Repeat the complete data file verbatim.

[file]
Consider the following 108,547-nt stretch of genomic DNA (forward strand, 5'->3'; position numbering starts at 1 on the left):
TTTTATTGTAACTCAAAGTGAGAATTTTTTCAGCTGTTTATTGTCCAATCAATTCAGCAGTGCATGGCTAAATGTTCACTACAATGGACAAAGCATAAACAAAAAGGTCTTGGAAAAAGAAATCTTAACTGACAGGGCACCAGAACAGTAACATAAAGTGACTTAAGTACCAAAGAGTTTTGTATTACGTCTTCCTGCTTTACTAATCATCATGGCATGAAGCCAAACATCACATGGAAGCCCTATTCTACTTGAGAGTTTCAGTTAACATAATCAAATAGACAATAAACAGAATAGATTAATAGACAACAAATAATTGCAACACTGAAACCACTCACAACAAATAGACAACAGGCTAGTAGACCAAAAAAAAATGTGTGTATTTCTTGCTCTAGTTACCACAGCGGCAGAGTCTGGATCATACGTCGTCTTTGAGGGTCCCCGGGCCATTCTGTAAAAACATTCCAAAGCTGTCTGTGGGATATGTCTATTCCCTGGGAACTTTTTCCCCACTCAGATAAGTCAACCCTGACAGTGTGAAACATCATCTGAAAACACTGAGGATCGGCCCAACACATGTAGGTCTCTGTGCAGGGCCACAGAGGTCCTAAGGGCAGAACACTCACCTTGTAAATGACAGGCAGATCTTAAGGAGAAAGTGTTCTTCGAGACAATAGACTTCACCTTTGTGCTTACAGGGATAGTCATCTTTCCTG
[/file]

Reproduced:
Consider the following 108,547-nt stretch of genomic DNA (forward strand, 5'->3'; position numbering starts at 1 on the left):
TTTTATTGTAACTCAAAGTGAGAATTTTTTCAGCTGTTTATTGTCCAATCAATTCAGCAGTGCATGGCTAAATGTTCACTACAATGGACAAAGCATAAACAAAAAGGTCTTGGAAAAAGAAATCTTAACTGACAGGGCACCAGAACAGTAACATAAAGTGACTTAAGTACCAAAGAGTTTTGTATTACGTCTTCCTGCTTTACTAATCATCATGGCATGAAGCCAAACATCACATGGAAGCCCTATTCTACTTGAGAGTTTCAGTTAACATAATCAAATAGACAATAAACAGAATAGATTAATAGACAACAAATAATTGCAACACTGAAACCACTCACAACAAATAGACAACAGGCTAGTAGACCAAAAAAAAATGTGTGTATTTCTTGCTCTAGTTACCACAGCGGCAGAGTCTGGATCATACGTCGTCTTTGAGGGTCCCCGGGCCATTCTGTAAAAACATTCCAAAGCTGTCTGTGGGATATGTCTATTCCCTGGGAACTTTTTCCCCACTCAGATAAGTCAACCCTGACAGTGTGAAACATCATCTGAAAACACTGAGGATCGGCCCAACACATGTAGGTCTCTGTGCAGGGCCACAGAGGTCCTAAGGGCAGAACACTCACCTTGTAAATGACAGGCAGATCTTAAGGAGAAAGTGTTCTTCGAGACAATAGACTTCACCTTTGTGCTTACAGGGATAGTCATCTTTCCTG